Stent Pioneer’s Company In Bankruptcy And Under Investigation

–Julio Palmaz hasn’t been able to recreate his earlier success

A company founded by stent pioneer Julio Palmaz has declared bankruptcy and is being investigated for misconduct, according to the San Antonio Express-News.

Palmaz, along with Richard Schatz, was the inventor of the enormously successful Palmaz-Schatz stent marketed by Johnson & Johnson.

In March Palmaz Scientific, a company started by Palmaz, declared bankruptcy. Among the San Antonio company’s investors were the state of Texas, which had put $3 million into the company, and former Dallas Cowboys star Emmit Smith.

Now Palmaz Scientific is being sued by investors who say the company misrepresented itself by claiming that privately traded shares of the company were being offered by the investment banking firm Jefferies & Co. “The problem is that Jefferies was still listed in marketing materials as the placement agent after the broker-dealer severed its ties with Palmaz Scientific later that year,” writes Patrick Danner in the Express-News.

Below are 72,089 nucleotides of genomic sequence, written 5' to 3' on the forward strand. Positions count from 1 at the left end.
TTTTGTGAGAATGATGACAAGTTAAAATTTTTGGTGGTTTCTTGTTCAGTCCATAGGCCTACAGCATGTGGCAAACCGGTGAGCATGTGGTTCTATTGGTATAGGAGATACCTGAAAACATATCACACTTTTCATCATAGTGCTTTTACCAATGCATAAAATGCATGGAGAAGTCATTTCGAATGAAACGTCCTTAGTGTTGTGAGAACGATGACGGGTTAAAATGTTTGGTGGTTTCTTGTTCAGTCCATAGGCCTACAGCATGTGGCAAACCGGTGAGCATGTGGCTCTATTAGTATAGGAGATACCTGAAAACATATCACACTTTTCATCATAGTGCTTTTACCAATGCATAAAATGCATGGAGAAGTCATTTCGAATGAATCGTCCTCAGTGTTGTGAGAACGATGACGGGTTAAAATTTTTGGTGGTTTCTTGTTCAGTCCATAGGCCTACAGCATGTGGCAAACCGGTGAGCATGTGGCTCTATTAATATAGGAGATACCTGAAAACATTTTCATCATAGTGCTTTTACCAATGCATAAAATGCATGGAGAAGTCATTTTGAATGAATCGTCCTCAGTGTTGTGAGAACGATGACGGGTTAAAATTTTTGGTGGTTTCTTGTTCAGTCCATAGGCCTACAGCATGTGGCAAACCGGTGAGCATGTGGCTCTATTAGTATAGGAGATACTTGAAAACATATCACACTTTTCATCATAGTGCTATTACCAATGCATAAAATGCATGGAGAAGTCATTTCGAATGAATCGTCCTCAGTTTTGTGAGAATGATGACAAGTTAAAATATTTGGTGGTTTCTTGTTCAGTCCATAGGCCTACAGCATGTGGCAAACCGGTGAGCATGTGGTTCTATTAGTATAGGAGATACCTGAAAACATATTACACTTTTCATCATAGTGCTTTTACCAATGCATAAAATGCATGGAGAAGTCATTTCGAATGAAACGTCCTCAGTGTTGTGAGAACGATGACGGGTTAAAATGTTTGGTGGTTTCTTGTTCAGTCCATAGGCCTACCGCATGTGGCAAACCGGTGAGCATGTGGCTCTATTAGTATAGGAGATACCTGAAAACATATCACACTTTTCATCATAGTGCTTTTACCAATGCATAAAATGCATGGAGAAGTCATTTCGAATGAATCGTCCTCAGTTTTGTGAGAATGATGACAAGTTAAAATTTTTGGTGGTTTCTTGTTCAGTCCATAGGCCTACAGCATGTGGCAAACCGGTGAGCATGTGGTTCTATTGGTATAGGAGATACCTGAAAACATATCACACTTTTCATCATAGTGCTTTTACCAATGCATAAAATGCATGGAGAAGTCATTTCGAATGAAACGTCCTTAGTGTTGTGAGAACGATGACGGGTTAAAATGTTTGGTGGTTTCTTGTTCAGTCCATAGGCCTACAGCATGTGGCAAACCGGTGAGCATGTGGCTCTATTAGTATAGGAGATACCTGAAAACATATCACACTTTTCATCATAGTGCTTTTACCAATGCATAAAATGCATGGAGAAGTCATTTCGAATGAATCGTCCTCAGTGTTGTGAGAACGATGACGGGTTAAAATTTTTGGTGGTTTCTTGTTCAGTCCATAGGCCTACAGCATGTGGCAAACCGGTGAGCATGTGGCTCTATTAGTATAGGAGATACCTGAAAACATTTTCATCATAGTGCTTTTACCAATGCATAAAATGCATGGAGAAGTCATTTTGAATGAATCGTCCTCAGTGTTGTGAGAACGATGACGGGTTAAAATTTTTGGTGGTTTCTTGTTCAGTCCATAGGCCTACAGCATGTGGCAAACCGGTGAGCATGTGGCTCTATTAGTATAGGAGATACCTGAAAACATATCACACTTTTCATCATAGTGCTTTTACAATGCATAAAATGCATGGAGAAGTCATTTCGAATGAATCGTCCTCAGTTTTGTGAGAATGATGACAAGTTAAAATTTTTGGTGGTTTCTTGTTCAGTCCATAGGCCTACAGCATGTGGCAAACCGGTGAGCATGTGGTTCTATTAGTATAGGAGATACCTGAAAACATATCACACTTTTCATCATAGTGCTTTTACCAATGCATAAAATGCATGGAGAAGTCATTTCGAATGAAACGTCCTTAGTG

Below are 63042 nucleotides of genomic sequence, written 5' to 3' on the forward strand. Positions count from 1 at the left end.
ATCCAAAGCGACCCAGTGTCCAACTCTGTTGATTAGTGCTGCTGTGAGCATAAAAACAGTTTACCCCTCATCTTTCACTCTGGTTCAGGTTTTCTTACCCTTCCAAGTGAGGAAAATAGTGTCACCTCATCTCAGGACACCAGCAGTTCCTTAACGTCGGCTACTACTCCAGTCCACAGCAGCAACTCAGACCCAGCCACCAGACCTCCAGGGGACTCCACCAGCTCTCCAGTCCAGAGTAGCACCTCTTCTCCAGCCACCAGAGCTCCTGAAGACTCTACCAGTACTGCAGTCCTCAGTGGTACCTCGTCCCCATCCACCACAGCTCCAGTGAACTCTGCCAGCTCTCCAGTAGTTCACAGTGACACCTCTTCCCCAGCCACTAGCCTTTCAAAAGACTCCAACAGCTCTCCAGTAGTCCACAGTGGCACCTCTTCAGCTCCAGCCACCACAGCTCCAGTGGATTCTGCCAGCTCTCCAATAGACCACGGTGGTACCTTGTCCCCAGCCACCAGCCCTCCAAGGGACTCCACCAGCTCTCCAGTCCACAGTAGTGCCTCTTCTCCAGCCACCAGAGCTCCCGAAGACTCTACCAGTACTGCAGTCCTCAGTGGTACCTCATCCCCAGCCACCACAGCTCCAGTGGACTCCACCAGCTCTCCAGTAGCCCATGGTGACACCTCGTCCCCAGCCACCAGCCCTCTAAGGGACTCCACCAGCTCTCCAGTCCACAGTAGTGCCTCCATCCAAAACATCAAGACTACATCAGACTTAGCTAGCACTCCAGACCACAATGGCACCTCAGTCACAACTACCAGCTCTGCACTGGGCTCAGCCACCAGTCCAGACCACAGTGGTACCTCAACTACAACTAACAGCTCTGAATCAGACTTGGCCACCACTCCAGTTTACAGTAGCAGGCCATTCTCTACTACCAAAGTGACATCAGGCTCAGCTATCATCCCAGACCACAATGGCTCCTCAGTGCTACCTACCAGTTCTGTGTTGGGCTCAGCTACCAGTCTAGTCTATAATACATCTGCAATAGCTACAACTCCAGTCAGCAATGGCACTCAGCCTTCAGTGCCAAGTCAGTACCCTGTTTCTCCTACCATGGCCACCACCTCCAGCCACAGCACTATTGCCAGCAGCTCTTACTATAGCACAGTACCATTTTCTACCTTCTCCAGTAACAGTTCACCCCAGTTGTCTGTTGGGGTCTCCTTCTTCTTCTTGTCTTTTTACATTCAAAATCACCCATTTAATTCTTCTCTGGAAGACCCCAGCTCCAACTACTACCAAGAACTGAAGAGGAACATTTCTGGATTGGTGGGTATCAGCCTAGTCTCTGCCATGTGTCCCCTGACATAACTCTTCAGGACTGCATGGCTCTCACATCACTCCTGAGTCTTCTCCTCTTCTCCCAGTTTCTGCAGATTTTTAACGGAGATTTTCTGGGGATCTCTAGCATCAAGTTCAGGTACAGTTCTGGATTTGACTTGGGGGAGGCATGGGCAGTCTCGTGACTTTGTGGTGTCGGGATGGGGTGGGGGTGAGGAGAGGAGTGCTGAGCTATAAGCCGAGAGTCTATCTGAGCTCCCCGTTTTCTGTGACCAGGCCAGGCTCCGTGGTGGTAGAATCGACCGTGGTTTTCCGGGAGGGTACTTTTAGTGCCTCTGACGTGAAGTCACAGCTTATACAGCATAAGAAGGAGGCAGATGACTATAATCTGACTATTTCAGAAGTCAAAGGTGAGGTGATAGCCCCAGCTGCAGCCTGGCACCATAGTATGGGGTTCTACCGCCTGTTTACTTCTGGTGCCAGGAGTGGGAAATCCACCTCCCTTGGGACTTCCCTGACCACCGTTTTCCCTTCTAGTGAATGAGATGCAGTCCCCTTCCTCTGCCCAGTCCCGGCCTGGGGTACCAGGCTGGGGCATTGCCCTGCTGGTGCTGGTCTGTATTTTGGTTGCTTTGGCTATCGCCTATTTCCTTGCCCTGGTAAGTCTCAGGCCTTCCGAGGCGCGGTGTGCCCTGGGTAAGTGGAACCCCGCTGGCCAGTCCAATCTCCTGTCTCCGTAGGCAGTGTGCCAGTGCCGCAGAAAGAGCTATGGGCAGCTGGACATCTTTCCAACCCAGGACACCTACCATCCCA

In addition to the bankruptcy and the lawsuit, Palmaz Scientific has disclosed in a bankruptcy filing that it is being investigated by the Securities and Exchange Commission.

Palmaz Scientific raised more than $40 million, largely on the basis of the founder’s history and reputation. As part of the bankruptcy proceedings a company owned by Palmaz’s wife, Amalia, submitted a “stalking-horse bid” to purchase the assets of the company. Lawyers for the investors suing the company claim this is “a way for the Palmazes to buy the assets at a discount,” according to the Express-News. The company said the sale would not “generate sufficient proceeds to provide a return” to shareholders. The US Trustee in the bankruptcy proceedings has objected to the plan.

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